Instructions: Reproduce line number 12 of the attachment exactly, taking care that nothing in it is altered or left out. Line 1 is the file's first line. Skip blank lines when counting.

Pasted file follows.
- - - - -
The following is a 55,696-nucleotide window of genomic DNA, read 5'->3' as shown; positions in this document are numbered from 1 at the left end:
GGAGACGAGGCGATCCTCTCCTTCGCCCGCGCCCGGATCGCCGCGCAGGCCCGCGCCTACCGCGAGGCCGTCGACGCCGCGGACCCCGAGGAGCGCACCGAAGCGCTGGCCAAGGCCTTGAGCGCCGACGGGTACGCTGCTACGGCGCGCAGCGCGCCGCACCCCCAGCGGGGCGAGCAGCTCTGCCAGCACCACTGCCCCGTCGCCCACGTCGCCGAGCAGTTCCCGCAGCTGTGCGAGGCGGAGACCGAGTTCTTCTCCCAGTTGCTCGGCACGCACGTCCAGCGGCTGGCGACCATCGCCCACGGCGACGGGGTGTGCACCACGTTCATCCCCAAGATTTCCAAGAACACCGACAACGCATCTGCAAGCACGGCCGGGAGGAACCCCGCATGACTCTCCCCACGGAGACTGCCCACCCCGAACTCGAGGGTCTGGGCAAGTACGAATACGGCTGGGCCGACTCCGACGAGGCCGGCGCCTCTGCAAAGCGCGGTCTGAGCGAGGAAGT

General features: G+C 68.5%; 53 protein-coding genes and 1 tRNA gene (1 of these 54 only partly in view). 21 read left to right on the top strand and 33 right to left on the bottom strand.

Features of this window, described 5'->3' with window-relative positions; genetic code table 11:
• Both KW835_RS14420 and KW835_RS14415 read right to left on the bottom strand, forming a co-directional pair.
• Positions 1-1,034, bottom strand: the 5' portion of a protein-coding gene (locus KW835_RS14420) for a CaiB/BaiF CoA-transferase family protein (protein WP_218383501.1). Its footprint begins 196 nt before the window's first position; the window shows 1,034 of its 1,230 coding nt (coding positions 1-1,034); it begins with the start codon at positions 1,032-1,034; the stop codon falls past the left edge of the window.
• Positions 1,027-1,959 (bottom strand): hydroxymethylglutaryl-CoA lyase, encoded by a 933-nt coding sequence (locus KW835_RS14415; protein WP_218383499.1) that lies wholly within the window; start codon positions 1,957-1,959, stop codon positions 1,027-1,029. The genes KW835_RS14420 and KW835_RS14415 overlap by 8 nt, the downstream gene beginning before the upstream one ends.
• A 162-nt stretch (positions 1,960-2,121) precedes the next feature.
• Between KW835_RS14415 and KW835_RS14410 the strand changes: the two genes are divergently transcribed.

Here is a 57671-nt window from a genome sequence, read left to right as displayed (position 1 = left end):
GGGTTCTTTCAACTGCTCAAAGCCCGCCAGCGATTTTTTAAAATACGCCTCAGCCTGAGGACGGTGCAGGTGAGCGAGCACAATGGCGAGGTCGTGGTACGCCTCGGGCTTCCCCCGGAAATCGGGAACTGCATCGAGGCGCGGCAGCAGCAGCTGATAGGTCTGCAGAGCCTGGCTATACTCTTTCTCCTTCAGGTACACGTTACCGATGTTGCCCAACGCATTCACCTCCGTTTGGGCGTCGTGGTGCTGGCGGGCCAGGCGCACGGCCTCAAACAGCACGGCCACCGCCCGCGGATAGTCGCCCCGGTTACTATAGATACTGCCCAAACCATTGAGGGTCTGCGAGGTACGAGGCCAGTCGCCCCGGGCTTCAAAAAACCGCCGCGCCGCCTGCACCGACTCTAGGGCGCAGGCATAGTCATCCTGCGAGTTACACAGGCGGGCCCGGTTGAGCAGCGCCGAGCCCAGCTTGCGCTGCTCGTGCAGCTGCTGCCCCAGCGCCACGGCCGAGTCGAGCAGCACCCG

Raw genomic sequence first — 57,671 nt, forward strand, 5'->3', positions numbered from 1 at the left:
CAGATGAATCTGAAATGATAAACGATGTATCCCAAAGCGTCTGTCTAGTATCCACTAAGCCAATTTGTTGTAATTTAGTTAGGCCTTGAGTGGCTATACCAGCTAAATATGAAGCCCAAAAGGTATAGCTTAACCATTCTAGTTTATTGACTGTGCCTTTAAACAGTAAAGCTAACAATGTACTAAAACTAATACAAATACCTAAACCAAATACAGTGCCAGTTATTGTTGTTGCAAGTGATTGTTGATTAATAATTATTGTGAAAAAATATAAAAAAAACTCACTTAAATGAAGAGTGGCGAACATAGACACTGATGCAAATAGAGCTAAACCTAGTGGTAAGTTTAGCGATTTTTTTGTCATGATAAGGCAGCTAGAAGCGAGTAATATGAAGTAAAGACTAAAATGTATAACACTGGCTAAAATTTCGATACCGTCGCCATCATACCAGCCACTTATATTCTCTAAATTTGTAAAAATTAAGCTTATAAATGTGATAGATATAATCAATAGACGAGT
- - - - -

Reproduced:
Raw genomic sequence first — 57,671 nt, forward strand, 5'->3', positions numbered from 1 at the left: